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So, who can be donors? They are selected based on certain parameters. They should not be immune-compromised or have taken antibiotics over the past six months, says Dr Sampada Patwardhan, head of the department of microbiology at the hospital. “Donor screening has to be done carefully. We need to rule out infections,” she said.

Procedures on the transplant delivery methods may vary like colonoscopy and use of nasojejunal tube. The recovery may take a week or more and in most cases there are at least two weekly installations of the stool (in liquid form).

Very few centres conduct FMT and among them, the centre at Deenanath Hospital actively treats cases involving bone marrow transplants. At a recent virtual meeting of the International Society of Blood Transfusion, Dr Prayag made a strong case for encouraging stool transplants. “The condition of C. diff is also underdiagnosed in the country as there isn’t adequate infrastructure to correctly detect the problem,” he pointed out.

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In fact, FMT is being touted as a treatment option for many gut health issues. In an opinion article published on June 30 in the journal Trends in Molecular Medicine, a team from Harvard Medical School and Brigham and Women’s Hospital (BWH) proposes that individuals bank samples of their own gut microbiota when they are young and healthy for potential use later in life in an autologous FMT.

A report in Science Daily quotes corresponding author Yang-Yu Liu, an associate professor of medicine at Harvard and an associate scientist in the Channing Division of Network Medicine at BWH, as saying, “The idea of ‘rewilding’ the human microbiome has taken off in recent years and has been hotly debated from medical, ethical and evolutionary perspectives. It is still unknown if people in industrialized societies can gain some health benefit by restoring their microbiome to an ancestral state. In this paper, we proposed a way to rejuvenate the human gut microbiome.”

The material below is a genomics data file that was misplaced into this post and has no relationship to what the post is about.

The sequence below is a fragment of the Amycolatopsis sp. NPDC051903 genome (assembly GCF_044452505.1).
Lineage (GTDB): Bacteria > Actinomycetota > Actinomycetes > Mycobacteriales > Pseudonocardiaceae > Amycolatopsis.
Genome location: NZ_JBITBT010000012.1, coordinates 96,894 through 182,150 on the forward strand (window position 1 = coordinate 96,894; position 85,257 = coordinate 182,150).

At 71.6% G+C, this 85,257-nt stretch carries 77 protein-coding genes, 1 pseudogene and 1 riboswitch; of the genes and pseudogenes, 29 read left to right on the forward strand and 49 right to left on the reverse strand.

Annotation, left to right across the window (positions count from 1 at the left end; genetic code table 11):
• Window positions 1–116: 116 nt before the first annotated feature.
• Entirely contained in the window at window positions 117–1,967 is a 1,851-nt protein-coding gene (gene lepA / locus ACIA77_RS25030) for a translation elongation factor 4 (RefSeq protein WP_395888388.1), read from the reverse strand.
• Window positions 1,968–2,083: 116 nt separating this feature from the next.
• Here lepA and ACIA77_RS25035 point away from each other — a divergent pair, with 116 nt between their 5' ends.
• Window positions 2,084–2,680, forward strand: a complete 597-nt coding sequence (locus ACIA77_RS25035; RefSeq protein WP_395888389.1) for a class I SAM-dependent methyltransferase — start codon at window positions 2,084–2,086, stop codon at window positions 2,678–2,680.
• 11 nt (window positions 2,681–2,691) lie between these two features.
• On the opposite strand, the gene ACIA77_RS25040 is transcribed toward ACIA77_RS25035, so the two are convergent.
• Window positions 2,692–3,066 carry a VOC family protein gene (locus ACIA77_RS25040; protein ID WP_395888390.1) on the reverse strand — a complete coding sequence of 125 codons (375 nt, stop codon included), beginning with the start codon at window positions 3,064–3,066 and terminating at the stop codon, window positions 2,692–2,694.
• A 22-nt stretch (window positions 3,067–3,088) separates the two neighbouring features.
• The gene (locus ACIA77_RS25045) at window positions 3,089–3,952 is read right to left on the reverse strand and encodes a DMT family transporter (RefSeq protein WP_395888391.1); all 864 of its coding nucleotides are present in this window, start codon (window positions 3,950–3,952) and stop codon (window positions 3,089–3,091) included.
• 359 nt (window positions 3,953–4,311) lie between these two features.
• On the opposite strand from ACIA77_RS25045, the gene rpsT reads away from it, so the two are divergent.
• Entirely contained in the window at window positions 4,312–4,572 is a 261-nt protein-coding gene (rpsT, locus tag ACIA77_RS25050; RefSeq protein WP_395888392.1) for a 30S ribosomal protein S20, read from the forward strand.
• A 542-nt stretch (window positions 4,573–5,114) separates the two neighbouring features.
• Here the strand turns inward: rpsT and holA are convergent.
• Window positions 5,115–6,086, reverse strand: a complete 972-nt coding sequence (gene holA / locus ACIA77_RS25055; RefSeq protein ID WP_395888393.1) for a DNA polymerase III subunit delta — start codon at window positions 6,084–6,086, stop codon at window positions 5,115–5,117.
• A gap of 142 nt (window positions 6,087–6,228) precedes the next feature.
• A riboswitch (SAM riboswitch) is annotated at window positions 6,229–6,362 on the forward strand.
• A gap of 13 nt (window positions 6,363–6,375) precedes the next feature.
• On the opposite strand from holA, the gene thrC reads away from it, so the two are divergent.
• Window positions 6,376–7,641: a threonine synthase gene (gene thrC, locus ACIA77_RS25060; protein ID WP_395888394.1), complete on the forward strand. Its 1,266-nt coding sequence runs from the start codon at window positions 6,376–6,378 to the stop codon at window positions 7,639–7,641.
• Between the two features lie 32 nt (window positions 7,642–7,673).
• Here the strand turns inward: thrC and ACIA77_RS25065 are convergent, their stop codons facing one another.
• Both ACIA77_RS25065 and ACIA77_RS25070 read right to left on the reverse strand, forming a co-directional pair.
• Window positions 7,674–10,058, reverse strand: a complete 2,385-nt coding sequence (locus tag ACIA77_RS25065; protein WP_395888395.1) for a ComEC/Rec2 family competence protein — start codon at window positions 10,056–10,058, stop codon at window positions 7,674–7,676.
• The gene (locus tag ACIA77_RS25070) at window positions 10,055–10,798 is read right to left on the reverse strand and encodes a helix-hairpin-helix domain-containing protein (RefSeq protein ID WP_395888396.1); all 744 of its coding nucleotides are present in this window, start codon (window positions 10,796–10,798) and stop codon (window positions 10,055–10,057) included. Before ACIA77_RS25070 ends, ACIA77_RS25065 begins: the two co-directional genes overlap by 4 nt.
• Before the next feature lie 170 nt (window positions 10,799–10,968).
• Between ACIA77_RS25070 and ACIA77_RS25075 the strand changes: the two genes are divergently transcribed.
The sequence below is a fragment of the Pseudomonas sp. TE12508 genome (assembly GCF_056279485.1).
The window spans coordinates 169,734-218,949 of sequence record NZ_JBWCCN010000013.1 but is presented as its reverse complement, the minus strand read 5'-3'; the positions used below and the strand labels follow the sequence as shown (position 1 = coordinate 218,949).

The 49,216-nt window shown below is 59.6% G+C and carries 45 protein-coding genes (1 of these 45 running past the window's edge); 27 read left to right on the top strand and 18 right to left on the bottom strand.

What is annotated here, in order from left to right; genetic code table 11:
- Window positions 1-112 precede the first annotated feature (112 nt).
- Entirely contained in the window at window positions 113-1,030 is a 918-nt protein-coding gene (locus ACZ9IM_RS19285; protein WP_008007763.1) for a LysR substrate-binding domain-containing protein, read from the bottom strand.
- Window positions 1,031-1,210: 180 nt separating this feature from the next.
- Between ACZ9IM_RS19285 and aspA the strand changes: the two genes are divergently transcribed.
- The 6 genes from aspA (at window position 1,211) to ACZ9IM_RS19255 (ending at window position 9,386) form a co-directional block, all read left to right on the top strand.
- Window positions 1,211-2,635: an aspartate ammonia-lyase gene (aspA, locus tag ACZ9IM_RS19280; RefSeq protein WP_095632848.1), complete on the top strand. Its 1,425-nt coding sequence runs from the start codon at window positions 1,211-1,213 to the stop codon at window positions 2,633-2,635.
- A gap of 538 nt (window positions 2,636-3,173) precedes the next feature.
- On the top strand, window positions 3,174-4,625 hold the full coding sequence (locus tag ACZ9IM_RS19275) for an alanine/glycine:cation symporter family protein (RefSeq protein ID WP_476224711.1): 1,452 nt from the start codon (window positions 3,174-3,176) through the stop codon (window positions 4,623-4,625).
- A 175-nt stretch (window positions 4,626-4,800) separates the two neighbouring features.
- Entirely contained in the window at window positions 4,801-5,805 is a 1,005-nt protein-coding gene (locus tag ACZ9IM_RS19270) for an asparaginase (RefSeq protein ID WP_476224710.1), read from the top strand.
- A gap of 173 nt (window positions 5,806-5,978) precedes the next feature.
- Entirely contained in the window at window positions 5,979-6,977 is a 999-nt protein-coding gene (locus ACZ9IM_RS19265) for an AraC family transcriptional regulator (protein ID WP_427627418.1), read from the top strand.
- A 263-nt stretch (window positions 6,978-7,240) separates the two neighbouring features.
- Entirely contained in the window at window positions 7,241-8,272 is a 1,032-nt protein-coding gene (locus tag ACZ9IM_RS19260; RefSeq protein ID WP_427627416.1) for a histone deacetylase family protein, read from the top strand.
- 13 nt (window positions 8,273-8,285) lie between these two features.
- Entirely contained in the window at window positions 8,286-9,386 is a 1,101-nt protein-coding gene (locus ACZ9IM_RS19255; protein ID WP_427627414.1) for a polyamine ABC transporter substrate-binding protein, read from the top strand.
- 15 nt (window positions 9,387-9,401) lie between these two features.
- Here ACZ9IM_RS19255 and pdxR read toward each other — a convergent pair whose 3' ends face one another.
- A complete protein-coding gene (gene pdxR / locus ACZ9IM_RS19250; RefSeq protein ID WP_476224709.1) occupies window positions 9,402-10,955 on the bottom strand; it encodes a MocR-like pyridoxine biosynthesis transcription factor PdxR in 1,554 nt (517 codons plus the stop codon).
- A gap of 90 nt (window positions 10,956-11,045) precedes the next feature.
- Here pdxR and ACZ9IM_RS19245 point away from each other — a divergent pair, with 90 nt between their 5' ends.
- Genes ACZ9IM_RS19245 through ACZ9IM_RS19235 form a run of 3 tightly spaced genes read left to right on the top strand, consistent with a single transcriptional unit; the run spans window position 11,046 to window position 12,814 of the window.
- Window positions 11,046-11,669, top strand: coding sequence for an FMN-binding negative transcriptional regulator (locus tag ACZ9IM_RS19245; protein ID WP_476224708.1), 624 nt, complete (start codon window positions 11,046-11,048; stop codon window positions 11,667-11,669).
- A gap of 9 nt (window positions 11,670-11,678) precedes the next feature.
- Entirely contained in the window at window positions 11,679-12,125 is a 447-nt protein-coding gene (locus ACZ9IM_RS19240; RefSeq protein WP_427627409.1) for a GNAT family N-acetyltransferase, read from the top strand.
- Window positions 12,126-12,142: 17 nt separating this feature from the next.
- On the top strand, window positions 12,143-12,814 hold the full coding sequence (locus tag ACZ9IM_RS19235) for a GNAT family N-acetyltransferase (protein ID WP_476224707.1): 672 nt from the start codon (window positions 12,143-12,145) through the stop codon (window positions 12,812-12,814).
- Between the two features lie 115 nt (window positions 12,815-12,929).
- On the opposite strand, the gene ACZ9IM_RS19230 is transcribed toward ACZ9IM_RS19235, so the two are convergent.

The report also listed OpenBiome, a non-profit stool bank based in Somerville, Massachusetts, as the first stool bank to offer an option for individuals to bank their own stool for future treatment of C. diff infection. Yang and his colleagues are now looking at if this treatment can be used for other diseases.

“Conceptually, the idea of stool banking for autologous FMT is similar to when parents bank their baby’s cord blood for possible future use. However, there is greater potential for stool banking, and we anticipate that the chance of using stool samples is much higher than for cord blood. But there are many practical issues to implementing this idea,” Yang is quoted as saying, hinting at optimal storage and cryopreservation issues.

 

📣 The above article is for information purposes only and is not intended to be a substitute for professional medical advice. Always seek the guidance of your doctor or other qualified health professional for any questions you may have regarding your health or a medical condition.

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First published on: 05-07-2022 at 05:53:50 pm